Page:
Graduate earnings: ‘human capital’ gains subject to scrutiny

‘Manhattan Project’ that some think could pave the way for variable fees proceeds with Nuffield funding

十二月 19, 2013

Research to measure graduate earnings by university and subject has won funding, prompting claims that it could be used by politicians to raise the fee cap on some courses at elite institutions.

The Nuffield Foundation has awarded a £163,601 grant to fund researchers on the project, titled Estimating the Human Capital of Graduates.

The project, to run until March 2015, will be undertaken by Anna Vignoles, professor of education at the University of Cambridge; Neil Shephard, professor of economics at the University of Oxford; and Lorraine Dearden, director of the education sector at the Institute for Fiscal Studies.

The project, which will use data on earnings from the Student Loans Company and HM Revenue & Customs, has attracted the interest of the coalition government.

Writing in a recent pamphlet for the Social Market Foundation thinktank, David Willetts, the universities and science minister, says that the research “should deliver a significant improvement in the current data on labour market outcomes of similar courses at different institutions”.

Writing in Times Higher Education last summer, Martin McQuillan, dean of arts and social sciences at Kingston University, described the graduate earnings study as “the equivalent of the Manhattan Project for universities in England” – in terms of its having potentially far-reaching consequences.

The project outline on the Nuffield Foundation website states: “If different degrees from different institutions result in very different levels of earnings for students with similar pre-university qualifications and from similar socio-economic backgrounds, then this might affect both student choice and policies designed to increase participation and improve social mobility.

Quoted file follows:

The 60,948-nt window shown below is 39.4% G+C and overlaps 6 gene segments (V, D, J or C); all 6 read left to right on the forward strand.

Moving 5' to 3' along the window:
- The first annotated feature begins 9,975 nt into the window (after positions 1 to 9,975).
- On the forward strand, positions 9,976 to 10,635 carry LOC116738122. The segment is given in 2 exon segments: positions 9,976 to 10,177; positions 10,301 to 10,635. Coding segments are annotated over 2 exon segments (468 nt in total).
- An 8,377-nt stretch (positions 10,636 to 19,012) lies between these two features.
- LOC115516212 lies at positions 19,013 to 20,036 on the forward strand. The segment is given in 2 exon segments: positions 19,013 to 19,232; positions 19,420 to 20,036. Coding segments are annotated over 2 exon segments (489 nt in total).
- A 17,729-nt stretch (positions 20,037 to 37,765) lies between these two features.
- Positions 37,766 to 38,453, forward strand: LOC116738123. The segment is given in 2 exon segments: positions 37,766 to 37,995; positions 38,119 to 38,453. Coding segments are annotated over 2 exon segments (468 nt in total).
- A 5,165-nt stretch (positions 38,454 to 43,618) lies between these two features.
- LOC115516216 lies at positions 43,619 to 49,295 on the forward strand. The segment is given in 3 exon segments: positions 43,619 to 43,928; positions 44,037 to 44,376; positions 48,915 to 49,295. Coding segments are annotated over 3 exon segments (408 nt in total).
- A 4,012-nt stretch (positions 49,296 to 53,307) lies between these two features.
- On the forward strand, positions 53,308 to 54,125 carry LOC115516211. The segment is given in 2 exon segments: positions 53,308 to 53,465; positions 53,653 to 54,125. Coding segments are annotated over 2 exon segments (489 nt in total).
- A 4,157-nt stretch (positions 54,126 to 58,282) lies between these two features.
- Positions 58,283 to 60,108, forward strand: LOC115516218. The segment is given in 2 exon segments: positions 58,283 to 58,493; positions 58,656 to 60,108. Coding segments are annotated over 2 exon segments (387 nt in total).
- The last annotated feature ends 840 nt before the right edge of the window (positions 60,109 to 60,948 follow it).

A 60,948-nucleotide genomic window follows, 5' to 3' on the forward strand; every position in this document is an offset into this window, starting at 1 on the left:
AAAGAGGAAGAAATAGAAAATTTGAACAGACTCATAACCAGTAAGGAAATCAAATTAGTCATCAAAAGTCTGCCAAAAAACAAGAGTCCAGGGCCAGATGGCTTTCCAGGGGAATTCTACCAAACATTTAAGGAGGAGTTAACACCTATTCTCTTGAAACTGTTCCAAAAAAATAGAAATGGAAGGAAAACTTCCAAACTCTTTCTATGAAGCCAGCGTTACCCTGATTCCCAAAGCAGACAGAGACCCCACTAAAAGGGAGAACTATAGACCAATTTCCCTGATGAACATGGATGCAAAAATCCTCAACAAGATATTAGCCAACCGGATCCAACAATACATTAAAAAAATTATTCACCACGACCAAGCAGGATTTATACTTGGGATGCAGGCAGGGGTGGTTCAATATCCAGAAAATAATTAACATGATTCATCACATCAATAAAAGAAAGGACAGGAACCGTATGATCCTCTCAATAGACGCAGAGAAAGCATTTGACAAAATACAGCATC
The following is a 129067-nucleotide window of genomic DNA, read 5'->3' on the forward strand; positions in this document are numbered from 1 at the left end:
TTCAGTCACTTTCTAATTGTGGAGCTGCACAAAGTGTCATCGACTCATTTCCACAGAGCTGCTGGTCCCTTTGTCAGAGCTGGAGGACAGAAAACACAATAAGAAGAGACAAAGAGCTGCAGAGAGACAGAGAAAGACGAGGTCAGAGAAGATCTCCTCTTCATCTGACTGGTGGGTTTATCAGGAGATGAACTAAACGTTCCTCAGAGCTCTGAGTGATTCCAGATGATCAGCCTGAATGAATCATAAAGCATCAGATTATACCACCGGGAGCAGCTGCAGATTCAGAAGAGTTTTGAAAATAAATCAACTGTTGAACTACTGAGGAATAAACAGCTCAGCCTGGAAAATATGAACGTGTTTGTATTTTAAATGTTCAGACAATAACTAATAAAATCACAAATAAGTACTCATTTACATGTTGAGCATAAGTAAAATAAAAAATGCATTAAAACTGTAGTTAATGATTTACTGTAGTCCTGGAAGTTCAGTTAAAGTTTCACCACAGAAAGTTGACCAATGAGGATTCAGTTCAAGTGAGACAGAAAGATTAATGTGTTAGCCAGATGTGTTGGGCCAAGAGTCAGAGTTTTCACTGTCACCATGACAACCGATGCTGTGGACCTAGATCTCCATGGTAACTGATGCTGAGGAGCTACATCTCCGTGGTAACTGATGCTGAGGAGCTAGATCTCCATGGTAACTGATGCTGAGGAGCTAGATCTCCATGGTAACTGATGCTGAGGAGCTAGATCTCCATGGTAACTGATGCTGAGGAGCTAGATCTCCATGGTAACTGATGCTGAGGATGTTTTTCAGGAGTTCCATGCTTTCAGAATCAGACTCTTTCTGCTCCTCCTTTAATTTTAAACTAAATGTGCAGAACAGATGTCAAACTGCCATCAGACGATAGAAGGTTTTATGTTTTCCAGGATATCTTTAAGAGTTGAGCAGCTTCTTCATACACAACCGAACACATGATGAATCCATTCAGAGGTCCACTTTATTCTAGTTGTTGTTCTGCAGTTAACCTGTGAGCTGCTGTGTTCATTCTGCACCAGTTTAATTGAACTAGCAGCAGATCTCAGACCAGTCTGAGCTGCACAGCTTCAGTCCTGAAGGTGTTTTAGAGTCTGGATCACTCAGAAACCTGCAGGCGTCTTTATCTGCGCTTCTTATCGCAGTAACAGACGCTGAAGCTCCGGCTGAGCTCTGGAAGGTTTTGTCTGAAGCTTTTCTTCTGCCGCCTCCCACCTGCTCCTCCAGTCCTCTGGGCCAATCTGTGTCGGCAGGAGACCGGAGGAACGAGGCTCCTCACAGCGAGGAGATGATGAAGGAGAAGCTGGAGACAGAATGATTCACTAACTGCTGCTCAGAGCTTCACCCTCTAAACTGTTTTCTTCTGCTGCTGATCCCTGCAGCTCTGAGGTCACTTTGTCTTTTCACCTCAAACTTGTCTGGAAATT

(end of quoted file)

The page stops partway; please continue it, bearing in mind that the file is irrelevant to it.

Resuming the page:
“The project also has the potential to inform our understanding of the value, management and design of the student loan system.”

Zero elite effect

Separate research for the Department for Business, Innovation and Skills recently found that attending Russell Group universities had “no statistically significant effects” on graduate earnings when compared with post-1992 universities once controls for A-level scores and educational background had been introduced.

Professor Vignoles said that Estimating the Human Capital of Graduates would “look at variation in graduate earnings and consider the impact of this variation [on] social mobility. Our question is basically does it matter what…subject group/institution poorer graduates access in terms of their longer-term earnings?”

Asked if the research would look at the Russell Group as a specific category, she replied: “We will be looking at various groupings of institutions, driven by the data on what might make sense to group together – though, not necessarily [at] any self-declared group of institutions.”

Andrew McGettigan, author of The Great University Gamble, said: “Such research could be put to a number of uses, but I believe the main policy context at present would be to lift the maximum tuition fee at particular kinds of course (eg, science, technology, engineering) at elite institutions.

“Their students could be allowed to borrow more to fund tuition fees, because the data show they are likely to repay more.”

john.morgan@tsleducation.com

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